Around this time my friend is pretty sure of himself that the switch is fine and functioning and his assessment and diagnosis were correct. What is bothering him slightly is that the problem might be an intermittent problem that they just couldn't reproduce. Those thoughts went out of his head as soon as the next plane came in for work. He was satisfied that he had understood the problem and done everything technically correct to fix it.

I don't know if you have ever met a fighter pilot that's a high ranking officer to boot. Lets just say they didn't get where they are from being meek and conservative. I think they actually take training on how to ream somebody out until all that's left is a smoking pile that used to be the focus of their attention. I'm sure it wasn't a gentle summer breeze blowing in Jim's direction. The first clue they got that the problem wasn't resolved was a loud angry phone call from the pilot (major so and so) barking at them for not fixing a simple problem. After going up one side of my friend Jim and down the other the pilot told him to be front and center to go for a test drive with him the next day. Now I would really like to go for a ride in one of these but even my enthusiasm is damped at the thought of an expert pilot that is pissed off at me giving me a ride in a high performance machine.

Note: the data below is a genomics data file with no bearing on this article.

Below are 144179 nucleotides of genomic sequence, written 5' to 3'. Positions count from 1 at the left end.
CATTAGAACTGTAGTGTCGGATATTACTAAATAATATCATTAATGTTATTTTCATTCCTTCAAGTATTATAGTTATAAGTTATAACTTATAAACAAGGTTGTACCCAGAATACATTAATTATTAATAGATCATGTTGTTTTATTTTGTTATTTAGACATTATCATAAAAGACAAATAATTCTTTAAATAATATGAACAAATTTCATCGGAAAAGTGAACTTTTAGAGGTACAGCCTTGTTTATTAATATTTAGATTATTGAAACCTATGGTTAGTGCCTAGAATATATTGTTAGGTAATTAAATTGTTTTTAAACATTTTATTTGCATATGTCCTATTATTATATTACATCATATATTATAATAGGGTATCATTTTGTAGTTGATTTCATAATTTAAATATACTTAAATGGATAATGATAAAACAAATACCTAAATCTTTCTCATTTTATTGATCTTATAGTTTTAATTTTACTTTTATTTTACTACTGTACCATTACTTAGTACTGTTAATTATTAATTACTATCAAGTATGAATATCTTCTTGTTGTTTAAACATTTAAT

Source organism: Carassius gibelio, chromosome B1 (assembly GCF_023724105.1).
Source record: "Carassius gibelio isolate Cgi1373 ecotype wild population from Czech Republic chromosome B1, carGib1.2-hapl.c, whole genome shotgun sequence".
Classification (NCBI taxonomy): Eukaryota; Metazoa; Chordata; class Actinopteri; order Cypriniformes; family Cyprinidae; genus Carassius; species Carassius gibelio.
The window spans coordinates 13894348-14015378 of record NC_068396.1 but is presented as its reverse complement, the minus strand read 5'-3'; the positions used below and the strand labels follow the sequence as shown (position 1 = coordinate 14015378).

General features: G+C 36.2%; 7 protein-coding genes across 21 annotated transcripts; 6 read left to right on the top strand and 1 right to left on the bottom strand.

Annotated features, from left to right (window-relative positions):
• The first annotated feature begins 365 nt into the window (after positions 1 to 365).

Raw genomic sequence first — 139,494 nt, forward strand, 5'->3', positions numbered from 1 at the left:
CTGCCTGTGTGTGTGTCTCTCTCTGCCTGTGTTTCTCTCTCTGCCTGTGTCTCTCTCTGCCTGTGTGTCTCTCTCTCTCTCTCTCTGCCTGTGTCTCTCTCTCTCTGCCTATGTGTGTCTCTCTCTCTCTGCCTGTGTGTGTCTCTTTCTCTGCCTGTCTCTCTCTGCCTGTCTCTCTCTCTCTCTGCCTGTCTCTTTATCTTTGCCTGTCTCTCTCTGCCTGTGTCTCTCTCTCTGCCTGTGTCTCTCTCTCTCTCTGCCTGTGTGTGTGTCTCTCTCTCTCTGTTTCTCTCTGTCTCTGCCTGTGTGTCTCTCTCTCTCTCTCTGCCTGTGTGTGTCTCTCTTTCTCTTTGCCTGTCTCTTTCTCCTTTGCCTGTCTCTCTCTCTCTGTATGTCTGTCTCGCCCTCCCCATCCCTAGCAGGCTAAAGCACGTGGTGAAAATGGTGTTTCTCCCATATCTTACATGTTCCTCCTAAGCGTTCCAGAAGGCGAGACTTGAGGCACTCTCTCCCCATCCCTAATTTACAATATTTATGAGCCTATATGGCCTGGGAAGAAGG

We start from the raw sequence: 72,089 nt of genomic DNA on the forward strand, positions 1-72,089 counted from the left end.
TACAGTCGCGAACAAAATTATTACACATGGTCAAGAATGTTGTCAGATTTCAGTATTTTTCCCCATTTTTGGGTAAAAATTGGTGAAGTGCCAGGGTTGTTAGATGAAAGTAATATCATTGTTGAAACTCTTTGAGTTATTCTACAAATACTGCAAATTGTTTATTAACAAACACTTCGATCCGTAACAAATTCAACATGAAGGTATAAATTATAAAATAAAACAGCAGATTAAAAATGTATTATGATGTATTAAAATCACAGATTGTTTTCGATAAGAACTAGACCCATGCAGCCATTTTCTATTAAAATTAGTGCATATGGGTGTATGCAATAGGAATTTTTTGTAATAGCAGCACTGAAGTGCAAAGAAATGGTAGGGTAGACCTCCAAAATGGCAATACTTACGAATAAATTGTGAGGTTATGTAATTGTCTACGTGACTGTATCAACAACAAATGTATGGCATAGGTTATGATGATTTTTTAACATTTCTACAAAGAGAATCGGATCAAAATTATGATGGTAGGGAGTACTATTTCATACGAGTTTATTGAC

Jim shows up the next day all kitted out for his test drive in the jet with the mysterious problem. The pilot is in a hurry to get on with the demonstration so they load up and head out to the runway. They taxi out to the runway and get in line to take off. The pilot asks the tower for clearance to do a maximum rate climb out after takeoff which they granted. The little glurping sound is Jim's guts tightening up. During all this he is pretty sure the afterburner is going to kick in since he just tested it a few days before. The technician geek in him is watching the pilot from the backseat of the fighter for any clues to the problem. Finally its their turn to take off.